European Shares Seen Lower As US-China Tensions Escalate

European stocks may open lower on Tuesday as investors keep an eye on the simmering U.S.-China tensions and await the release of minutes from the U.S. Federal Reserve meeting.

As tensions between Washington and Beijing escalate, the Trump administration announced on Monday it will further tighten restrictions on Huawei Technologies in a bid to limit the company’s access to electronic components.

“We don’t want their equipment in the United States because they spy on us,” President Donald Trump said in an interview on “Fox and Friends.”

The minutes of the U.S. Federal Reserve’s last policy meeting will be out on Wednesday, with investors looking for any clues about an anticipated shift in the policy outlook.

Asian markets are trading mixed amid the political stalemate in the U.S. over additional fiscal stimulus.

Speaker Nancy Pelosi announced Sunday night that she and fellow Democratic leaders are calling the House back into session from a summer recess to defend what they say is Donald Trump’s attack on the U.S. Postal Service.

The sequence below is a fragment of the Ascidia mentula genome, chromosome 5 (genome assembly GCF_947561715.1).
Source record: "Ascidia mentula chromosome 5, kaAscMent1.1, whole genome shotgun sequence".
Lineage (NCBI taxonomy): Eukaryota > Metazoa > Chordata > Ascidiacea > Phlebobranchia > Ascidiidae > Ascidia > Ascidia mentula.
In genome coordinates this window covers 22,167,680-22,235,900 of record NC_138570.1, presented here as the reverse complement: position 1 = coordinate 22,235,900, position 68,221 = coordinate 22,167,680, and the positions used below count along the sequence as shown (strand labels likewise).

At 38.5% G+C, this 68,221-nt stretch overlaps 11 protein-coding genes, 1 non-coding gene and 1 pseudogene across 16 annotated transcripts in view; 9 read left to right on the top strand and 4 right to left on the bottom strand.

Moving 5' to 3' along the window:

The dollar dipped and Treasuries climbed, while gold edged up on dollar weakness. Oil prices declined after OPEC+ said the producer grouping is almost fully complying with output cuts.

U.S. stocks rose overnight as a rally in technology companies outweighed a selloff in the banking sector. The tech-heavy Nasdaq composite rallied 1 percent and the S&P 500 edged up 0.3 percent, while the Dow Jones Industrial Average shed 0.3 percent.

European markets advanced on Monday after the People’s Bank of China injected liquidity into the financial system to help lenders manage upcoming government bond sales.

The pan-European Stoxx Europe 600 index gained 0.3 percent. The German DAX and France’s CAC 40 index inched up around 0.2 percent, while the U.K.’s FTSE 100 added 0.6 percent.

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